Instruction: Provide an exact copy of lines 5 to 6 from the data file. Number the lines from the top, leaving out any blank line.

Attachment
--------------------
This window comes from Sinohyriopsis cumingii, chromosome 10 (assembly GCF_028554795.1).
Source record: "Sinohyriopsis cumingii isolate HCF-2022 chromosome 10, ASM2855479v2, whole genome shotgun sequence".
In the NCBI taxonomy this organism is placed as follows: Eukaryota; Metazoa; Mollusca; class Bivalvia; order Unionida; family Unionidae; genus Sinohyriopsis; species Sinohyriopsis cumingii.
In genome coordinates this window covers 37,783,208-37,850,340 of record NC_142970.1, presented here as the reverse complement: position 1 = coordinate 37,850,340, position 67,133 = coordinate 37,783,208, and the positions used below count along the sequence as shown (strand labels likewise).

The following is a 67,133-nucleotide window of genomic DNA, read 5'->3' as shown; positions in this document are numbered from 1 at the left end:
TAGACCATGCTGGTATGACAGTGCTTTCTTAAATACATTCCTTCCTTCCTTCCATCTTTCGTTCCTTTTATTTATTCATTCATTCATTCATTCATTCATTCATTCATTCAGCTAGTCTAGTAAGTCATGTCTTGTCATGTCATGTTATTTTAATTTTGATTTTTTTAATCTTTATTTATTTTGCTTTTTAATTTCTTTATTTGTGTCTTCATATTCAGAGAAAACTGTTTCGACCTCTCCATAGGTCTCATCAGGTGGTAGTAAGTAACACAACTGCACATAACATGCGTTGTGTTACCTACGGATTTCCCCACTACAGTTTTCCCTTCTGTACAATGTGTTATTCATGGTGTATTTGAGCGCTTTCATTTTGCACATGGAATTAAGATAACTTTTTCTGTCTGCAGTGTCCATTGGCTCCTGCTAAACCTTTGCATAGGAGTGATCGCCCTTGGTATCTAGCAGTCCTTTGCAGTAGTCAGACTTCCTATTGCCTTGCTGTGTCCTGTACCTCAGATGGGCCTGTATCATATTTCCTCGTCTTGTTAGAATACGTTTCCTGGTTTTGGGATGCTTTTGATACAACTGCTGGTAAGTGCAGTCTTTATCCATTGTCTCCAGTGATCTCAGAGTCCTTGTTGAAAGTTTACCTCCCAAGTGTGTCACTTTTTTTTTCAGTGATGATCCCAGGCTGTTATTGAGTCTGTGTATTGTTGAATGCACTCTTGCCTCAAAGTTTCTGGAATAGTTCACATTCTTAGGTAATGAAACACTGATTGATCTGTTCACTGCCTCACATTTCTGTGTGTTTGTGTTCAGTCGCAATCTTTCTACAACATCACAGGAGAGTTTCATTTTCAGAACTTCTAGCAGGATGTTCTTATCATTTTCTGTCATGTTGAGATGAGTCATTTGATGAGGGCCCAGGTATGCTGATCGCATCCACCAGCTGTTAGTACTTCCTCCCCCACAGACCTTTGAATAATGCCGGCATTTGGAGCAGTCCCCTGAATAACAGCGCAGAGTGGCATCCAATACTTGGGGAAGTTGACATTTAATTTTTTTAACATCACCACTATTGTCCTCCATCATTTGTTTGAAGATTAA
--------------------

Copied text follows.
The following is a 67,133-nucleotide window of genomic DNA, read 5'->3' as shown; positions in this document are numbered from 1 at the left end:
TAGACCATGCTGGTATGACAGTGCTTTCTTAAATACATTCCTTCCTTCCTTCCATCTTTCGTTCCTTTTATTTATTCATTCATTCATTCATTCATTCATTCATTCATTCAGCTAGTCTAGTAAGTCATGTCTTGTCATGTCATGTTATTTTAATTTTGATTTTTTTAATCTTTATTTATTTTGCTTTTTAATTTCTTTATTTGTGTCTTCATATTCAGAGAAAACTGTTTCGACCTCTCCATAGGTCTCATCAGGTGGTAGTAAGTAACACAACTGCACATAACATGCGTTGTGTTACCTACGGATTTCCCCACTACAGTTTTCCCTTCTGTACAATGTGTTATTCATGGTGTATTTGAGCGCTTTCATTTTGCACATGGAATTAAGATAACTTTTTCTGTCTGCAGTGTCCATTGGCTCCTGCTAAACCTTTGCATAGGAGTGATCGCCCTTGGTATCTAGCAGTCCTTTGCAGTAGTCAGACTTCCTATTGCCTTGCTGTGTCCTGTACCTCAGATGGGCCTGTATCATATTTCCTCGTCTTGTTAGAATACGTTTCCTGGTTTTGGGATGCTTTTGATACAACTGCTGGTAAGTGCAGTCTTTATCCATTGTCTCCAGTGATCTCAGAGTCCTTGTTGAAAGTTTACCTCCCAAGTGTGTCACTTTTTTTTTCAGTGATGATCCCAGGCTGTTATTGAGTCTGTGTATTGTTGAATGCACTCTTGCCTCAAAGTTTCTGGAATAGTTCACATTCTTAGGTAATGAAACACTGATTGATCTGTTCACTGCCTCACATTTCTGTGTGTTTGTGTTCAGTCGCAATCTTTCTACAACATCACAGGAGAGTTTCATTTTCAGAACTTCTAGCAGGATGTTCTTATCATTTTCTGTCATGTTGAGATGAGTCATTTGATGAGGGCCCAGGTATGCTGATCGCATCCACCAGCTGTTAGTACTTCCTCCCCCACAGACCTTTGAATAATGCCGGCATTTGGAGCAGTCCCCTGAATAACAGCGCAGAGTGGCATCCAATACTTGGGGAAGTTGACATTTAATTTTTTTAACATCACCACTATTGTCCTCCATCATTTGTTTGAAGATTAA